More Banks Spill Tax Evasion Secrets To Avoid Criminal Charges, Account Holders Beware
Lately, the IRS is warning offshore account holders to disclose before it’s too late. Under FATCA, banks everywhere want to know if you are compliant with the IRS. And the cost of compliance for many people is growing. The IRS updated its list of foreign banks where accounts trigger a 50% (rather than 27.5%) penalty in the IRS’s long-running Offshore Voluntary Disclosure Program (OVDP). This penalty is based on the highest account balance measured over up to eight years. The OVDP remains the safest and most foolproof program, with amnesty even for willful acts.
But for those with the right facts, the IRS Streamlined program continues to grow in popularity. It is only for non-willful violations, but it is far simpler and much less costly. The safer OVDP is more expensive, and getting more so. The IRS recently added BBVA Suiza S.A. (effective 10/16/15); Piguet Galland & Cie SA (effective 10/23/15); Luzerner Kantonalbank AG (effective 10/29/15); Habib Bank AG Zurich (effective 10/29/15); Banque Heritage S.A. (effective 10/29/15); Hyposwiss Private Bank Genève S.A. (effective 10/29/15); Banque Bonhôte & Cie SA (effective 11/3/15); Banque Internationale a Luxembourg (Suisse) SA (effective 11/12/15); Zuger Kantonalbank (effective 11/12/15); Standard Chartered Bank (Switzerland) SA (effective 11/13/15); Maerki Baumann & Co. AG (effective 11/17/15); Bank CIC (effective date to be announced); BNP Paribas (Suisse) SA (BNPP) (effective date to be announced); and KBL (Switzerland) Ltd (effective date to be announced).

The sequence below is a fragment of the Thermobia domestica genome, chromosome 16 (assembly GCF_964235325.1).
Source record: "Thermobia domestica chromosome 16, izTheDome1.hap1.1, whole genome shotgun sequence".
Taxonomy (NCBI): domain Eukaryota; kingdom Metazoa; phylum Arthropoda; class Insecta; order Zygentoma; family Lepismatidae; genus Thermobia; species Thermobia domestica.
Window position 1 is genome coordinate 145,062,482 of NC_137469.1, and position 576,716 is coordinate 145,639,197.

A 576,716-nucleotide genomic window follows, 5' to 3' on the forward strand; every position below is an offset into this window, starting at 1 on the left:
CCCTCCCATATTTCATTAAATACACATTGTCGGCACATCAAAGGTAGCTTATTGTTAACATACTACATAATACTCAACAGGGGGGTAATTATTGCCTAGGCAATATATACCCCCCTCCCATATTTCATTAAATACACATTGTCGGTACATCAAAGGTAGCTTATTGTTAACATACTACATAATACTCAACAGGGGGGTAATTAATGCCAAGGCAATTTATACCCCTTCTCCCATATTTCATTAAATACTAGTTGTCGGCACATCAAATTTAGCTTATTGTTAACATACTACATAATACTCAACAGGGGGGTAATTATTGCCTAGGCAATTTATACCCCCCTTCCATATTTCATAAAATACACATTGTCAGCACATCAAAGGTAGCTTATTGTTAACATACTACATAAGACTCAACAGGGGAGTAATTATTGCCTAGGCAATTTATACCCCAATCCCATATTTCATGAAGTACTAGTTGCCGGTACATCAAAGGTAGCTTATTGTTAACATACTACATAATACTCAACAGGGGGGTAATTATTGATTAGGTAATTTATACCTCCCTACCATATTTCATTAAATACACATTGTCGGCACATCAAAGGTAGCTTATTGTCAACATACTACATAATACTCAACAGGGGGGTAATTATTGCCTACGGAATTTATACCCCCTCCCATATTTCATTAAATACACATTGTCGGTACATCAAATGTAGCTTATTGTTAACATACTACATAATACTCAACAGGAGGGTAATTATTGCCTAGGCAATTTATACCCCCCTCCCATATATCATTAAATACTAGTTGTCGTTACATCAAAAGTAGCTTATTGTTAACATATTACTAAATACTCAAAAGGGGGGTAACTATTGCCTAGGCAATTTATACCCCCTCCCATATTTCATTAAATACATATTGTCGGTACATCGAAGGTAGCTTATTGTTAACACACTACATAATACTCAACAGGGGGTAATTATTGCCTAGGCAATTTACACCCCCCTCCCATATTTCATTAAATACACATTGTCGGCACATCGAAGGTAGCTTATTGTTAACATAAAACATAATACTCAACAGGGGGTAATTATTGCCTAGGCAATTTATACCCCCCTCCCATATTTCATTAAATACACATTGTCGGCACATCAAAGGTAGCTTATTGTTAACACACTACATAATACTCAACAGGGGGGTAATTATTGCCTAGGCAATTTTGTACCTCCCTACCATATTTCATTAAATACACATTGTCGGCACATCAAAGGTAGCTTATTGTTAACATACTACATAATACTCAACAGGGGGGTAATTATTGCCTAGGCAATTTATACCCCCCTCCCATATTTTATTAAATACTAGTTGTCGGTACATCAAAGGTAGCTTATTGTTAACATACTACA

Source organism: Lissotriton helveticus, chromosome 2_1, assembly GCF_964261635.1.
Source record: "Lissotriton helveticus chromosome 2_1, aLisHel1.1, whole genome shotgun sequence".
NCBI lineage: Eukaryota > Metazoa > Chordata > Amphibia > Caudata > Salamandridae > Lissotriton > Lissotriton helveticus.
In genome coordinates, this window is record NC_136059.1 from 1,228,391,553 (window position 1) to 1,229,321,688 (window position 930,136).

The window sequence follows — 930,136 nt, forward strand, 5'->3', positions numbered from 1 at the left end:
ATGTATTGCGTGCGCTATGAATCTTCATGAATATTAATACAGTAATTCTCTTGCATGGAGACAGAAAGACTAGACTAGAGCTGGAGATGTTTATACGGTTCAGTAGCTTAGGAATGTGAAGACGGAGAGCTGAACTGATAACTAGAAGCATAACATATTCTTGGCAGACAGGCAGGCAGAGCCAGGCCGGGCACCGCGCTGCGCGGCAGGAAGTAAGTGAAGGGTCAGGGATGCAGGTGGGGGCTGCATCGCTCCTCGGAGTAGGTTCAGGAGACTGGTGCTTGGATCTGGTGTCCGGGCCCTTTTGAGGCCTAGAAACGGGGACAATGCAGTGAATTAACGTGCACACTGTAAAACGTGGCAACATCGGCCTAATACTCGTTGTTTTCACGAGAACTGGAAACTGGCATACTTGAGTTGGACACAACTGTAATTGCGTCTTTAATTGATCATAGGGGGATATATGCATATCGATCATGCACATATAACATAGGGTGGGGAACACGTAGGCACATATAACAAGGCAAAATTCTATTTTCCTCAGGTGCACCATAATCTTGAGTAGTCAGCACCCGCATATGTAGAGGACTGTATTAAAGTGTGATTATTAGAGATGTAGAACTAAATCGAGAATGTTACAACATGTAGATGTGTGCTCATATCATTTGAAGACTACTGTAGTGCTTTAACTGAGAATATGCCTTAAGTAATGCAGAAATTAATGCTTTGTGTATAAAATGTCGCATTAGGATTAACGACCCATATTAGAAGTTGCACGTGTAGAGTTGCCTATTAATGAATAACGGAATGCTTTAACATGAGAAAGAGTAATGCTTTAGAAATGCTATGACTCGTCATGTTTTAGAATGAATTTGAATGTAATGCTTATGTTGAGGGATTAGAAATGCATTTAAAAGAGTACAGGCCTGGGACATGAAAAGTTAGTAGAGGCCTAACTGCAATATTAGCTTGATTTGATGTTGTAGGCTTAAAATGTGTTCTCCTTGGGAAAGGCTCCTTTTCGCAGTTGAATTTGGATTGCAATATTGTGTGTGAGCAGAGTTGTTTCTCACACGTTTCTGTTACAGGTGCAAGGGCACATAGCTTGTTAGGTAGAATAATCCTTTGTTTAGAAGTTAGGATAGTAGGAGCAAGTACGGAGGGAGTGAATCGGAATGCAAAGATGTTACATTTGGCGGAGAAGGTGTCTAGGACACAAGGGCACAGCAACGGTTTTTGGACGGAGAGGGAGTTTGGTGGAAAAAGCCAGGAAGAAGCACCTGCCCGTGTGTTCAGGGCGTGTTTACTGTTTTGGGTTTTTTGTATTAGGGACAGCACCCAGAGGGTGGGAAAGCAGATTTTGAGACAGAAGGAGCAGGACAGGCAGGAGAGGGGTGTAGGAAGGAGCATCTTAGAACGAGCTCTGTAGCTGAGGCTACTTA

This higher 50% penalty was created as part of the June 2014 OVDP reforms. The IRS created a more lenient deal for non-willful taxpayers, and a more stringent OVDP for others.
More Swiss banks are concluding their discussions as part of the huge U.S. settlement. Other enforcement efforts have included the John Doe summonses issued to FedEx, DHL, UPS, and HSBC relating to Sovereign. Disclosure is clearly the best path, and the OVDP still has the highest degree of safety. Presently, taxpayers in the 2014 OVDP face a 50% penalty if they had accounts at any of the banks listed here.
Outside of these banks, the norm within the OVDP remains 27.5%. That is far better than prosecution or much bigger civil penalties. Some taxpayers can opt for the easier and less costly Streamlined program. This list does not impact the Streamlined programs because you must be non-willful to qualify. All of this is part of the June 2014 improvements to the OVDP, which sparked new interest in cleaning up offshore accounts.
With over 100 Swiss banks taking the DOJ deal and FATCA disclosures increasing, everyone is rooting out Americans with increasing vigilance. Within the OVDP, people who pre-cleared before the various effective dates are generally safe from the higher 50% penalty. As additional banks are added to the list, though, only those who get in under the wire will stay safe. The 50% penalty now applies to all taxpayers with accounts at financial institutions or with facilitators which are named, are cooperating or are identified in a court filing such as a John Doe summons.
For those who are not compliant with reporting worldwide income on U.S. tax returns, FBARs and IRS Forms 8938, it is safest to join the OVDP or (in appropriate cases) at least the Streamlined program. The IRS has been clear that “quiet” foreign account disclosures are not enough. Setting aside the potential criminal liabilities, the civil penalties alone are potentially catastrophic outside one of the disclosure programs.
Indeed, although the 50% penalty is high, willful civil violations can draw penalties equal to the greater of $100,000 or 50% of the balance in the account for each violation. A Florida man was hit with civil penalties equal to 150% of his account even though this exceeded his entire offshore account balance. In that sense, even a 50% penalty applied once can look attractive when you consider the possibility of prosecution or even just higher civil FBAR penalties. Recent guidance suggests that the IRS could be more lenient in the future, but the IRS’s definition of leniency can still make the OVDP a very good–and very certain–deal.